My Father’s Ghost is Climbing in the Rain
By Patricio Pron
Translated by Mara Faye Letham
A somewhat estranged young man (a writer) has been living abroad in the throes of alcoholism returns to his family in Argentina to face his dying father, who is no longer able to communicate in conversation. In the awkward and depressing time where the family comes together and awaits the imminent death he finds himself with anxious energy milling around his childhood home.
This brings him to sift through a cache of documents and news clippings saved by the father surrounding the disappearance and murder of a local man, lighting a curiosity to finally understand who his father was as a human and what his role was in an underground resistance.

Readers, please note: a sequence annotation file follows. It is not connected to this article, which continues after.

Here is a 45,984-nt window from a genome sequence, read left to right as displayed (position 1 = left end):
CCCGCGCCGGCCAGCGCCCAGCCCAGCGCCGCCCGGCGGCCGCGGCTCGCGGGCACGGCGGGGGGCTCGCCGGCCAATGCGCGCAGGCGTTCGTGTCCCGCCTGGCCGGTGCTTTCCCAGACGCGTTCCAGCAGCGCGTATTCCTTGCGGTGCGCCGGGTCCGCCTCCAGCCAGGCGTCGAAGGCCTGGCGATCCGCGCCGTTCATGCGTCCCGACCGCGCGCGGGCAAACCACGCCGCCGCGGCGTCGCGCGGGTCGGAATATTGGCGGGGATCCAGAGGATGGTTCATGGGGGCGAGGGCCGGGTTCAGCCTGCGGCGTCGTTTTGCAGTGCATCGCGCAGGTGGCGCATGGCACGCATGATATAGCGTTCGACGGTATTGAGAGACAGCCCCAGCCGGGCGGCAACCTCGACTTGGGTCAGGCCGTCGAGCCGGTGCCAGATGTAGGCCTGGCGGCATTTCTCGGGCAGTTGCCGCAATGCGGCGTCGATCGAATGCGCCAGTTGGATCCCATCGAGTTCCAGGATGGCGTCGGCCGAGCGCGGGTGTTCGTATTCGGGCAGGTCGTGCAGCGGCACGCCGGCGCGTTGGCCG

The story unfolds into a sort-of-mystery, sort-of-memoir feel, unearthing the family’s connection to a more grisly era of political oppression that our protagonist apparently hadn’t understood his parents to be a part of, but was certainly a strong undertone in his childhood. It brings around a good amount of self-reflection in relation to what it means to be part of a family and homeland. The emotions and activity surrounding the waiting period of an imminent death are palpable and relatable.